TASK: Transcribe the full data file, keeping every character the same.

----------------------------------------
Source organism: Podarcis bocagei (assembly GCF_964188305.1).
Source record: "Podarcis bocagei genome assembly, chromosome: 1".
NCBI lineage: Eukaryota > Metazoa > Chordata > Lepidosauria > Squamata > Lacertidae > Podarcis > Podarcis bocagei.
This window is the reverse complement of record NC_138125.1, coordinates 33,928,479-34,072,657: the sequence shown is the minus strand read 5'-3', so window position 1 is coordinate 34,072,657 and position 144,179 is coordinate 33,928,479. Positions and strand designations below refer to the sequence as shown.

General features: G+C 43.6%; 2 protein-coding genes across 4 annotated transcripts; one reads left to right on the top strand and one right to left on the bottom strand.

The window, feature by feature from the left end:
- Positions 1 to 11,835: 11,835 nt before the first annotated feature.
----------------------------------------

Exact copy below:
Source organism: Podarcis bocagei (assembly GCF_964188305.1).
Source record: "Podarcis bocagei genome assembly, chromosome: 1".
NCBI lineage: Eukaryota > Metazoa > Chordata > Lepidosauria > Squamata > Lacertidae > Podarcis > Podarcis bocagei.
This window is the reverse complement of record NC_138125.1, coordinates 33,928,479-34,072,657: the sequence shown is the minus strand read 5'-3', so window position 1 is coordinate 34,072,657 and position 144,179 is coordinate 33,928,479. Positions and strand designations below refer to the sequence as shown.

General features: G+C 43.6%; 2 protein-coding genes across 4 annotated transcripts; one reads left to right on the top strand and one right to left on the bottom strand.

The window, feature by feature from the left end:
- Positions 1 to 11,835: 11,835 nt before the first annotated feature.